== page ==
Australia last week banned all travellers from India, including its own citizens, entering the country until May 15 due to the surge in COVID-19 cases there, and warned offenders will be prosecuted and penalised.

Australia relies on hotel quarantine receiving about 5,800 travellers from overseas each week who isolate for two weeks in hotels at their own expense. 

States have been urging the federal government to set up designated quarantine centres, which could allow more repatriation flights. Repatriation flights from India may resume as planned by May 15, Morrison said, as the government looks to more than double the capacity in a quarantine facility in the country's Northern Territory by the middle of this month.


Bangladesh reported 1,914 new COVID-19 cases and 61 new deaths on Tuesday, making the tally at 765,596 and death toll at 11,705, the Directorate General of Health Services (DGHS) said. 

Bangladesh, now struggling to contain the second wave of the COVID-19 pandemic, is expecting to receive a batch of China's Sinopharm vaccine next week.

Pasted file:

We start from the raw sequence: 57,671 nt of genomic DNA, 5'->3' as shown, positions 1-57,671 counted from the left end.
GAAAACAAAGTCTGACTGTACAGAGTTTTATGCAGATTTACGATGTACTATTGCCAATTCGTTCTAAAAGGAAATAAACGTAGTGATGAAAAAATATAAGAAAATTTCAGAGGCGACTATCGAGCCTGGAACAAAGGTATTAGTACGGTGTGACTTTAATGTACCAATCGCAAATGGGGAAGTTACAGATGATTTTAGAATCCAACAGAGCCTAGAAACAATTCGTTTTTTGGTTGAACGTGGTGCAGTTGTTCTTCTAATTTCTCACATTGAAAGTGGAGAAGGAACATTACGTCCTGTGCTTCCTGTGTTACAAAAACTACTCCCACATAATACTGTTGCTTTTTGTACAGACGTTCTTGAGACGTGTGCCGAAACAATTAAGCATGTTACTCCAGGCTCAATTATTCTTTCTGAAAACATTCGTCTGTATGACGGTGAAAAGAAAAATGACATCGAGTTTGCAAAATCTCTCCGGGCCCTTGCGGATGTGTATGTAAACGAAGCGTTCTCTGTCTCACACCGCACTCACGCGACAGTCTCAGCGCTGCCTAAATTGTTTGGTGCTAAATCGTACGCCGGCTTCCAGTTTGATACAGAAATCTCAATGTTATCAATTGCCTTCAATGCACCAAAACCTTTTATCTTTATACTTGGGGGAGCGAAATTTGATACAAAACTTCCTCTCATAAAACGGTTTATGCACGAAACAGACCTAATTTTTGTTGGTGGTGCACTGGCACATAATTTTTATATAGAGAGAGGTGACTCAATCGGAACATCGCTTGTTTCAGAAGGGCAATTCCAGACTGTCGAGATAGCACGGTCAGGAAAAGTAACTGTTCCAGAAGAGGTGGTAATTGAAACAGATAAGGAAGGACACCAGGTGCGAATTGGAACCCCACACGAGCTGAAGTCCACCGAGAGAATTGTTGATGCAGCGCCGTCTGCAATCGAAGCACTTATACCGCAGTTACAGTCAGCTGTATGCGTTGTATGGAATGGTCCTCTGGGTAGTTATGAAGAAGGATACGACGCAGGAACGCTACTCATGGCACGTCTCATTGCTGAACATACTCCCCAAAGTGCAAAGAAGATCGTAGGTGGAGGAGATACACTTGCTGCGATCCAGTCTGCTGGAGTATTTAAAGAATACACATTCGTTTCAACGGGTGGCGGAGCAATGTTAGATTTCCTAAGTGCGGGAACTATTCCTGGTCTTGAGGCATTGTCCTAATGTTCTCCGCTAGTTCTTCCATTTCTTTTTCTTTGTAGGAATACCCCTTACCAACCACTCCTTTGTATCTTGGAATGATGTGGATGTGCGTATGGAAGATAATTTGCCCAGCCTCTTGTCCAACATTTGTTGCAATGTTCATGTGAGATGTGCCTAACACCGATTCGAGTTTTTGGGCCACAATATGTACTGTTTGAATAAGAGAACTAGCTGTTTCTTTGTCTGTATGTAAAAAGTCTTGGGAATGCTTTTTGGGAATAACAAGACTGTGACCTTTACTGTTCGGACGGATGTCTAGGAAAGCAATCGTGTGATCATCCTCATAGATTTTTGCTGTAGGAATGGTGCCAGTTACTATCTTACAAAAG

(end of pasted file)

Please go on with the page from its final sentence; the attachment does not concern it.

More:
Bangladeshi Health Minister Zahid Maleque made the announcement on Monday after a cabinet meeting with Prime Minister Sheikh Hasina in the chair.

"The vaccines from China will reach Bangladesh by May 10," he said, adding that officials are taking preparations necessary to receive the Chinese-made jab.

Bangladesh's drug regulator on April 30 authorized the emergency use of Sinopharm COVID-19 vaccine in the country.

Last week, the Bangladeshi government gave the green light to a proposal of producing Chinese and Russian COVID-19 vaccines in the country.


Cambodia on Tuesday recorded an all-time high of 938 new local COVID-19 cases in the last 24 hours, pushing the national tally to 16,299, the Ministry of Health (MoH) said in a statement.